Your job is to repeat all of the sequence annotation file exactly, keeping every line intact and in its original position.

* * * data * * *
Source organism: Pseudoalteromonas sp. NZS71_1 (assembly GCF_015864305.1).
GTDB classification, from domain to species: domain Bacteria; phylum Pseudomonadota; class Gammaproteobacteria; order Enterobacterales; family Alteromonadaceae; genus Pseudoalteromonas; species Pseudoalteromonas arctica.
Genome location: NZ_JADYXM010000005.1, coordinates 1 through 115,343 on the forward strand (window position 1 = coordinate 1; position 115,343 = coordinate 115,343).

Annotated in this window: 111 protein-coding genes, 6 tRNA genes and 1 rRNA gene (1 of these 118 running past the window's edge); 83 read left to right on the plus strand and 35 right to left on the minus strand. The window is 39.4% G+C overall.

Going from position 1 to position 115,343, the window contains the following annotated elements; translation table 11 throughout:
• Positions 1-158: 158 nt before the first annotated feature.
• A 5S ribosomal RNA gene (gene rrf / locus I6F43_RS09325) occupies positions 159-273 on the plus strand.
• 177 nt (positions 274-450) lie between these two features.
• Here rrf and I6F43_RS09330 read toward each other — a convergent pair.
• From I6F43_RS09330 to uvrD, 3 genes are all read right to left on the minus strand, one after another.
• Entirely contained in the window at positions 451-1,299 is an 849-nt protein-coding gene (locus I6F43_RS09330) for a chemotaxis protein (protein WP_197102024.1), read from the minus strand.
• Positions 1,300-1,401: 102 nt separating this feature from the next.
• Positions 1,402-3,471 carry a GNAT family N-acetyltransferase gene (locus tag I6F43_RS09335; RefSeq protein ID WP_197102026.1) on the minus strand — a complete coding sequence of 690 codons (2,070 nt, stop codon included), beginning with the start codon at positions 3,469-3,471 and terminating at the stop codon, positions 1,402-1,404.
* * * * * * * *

Source organism: Pseudoalteromonas sp. NZS71_1 (assembly GCF_015864305.1).
GTDB classification, from domain to species: domain Bacteria; phylum Pseudomonadota; class Gammaproteobacteria; order Enterobacterales; family Alteromonadaceae; genus Pseudoalteromonas; species Pseudoalteromonas arctica.
Genome location: NZ_JADYXM010000005.1, coordinates 1 through 115,343 on the forward strand (window position 1 = coordinate 1; position 115,343 = coordinate 115,343).

Annotated in this window: 111 protein-coding genes, 6 tRNA genes and 1 rRNA gene (1 of these 118 running past the window's edge); 83 read left to right on the plus strand and 35 right to left on the minus strand. The window is 39.4% G+C overall.

Going from position 1 to position 115,343, the window contains the following annotated elements; translation table 11 throughout:
• Positions 1-158: 158 nt before the first annotated feature.
• A 5S ribosomal RNA gene (gene rrf / locus I6F43_RS09325) occupies positions 159-273 on the plus strand.
• 177 nt (positions 274-450) lie between these two features.
• Here rrf and I6F43_RS09330 read toward each other — a convergent pair.
• From I6F43_RS09330 to uvrD, 3 genes are all read right to left on the minus strand, one after another.
• Entirely contained in the window at positions 451-1,299 is an 849-nt protein-coding gene (locus I6F43_RS09330) for a chemotaxis protein (protein WP_197102024.1), read from the minus strand.
• Positions 1,300-1,401: 102 nt separating this feature from the next.
• Positions 1,402-3,471 carry a GNAT family N-acetyltransferase gene (locus tag I6F43_RS09335; RefSeq protein ID WP_197102026.1) on the minus strand — a complete coding sequence of 690 codons (2,070 nt, stop codon included), beginning with the start codon at positions 3,469-3,471 and terminating at the stop codon, positions 1,402-1,404.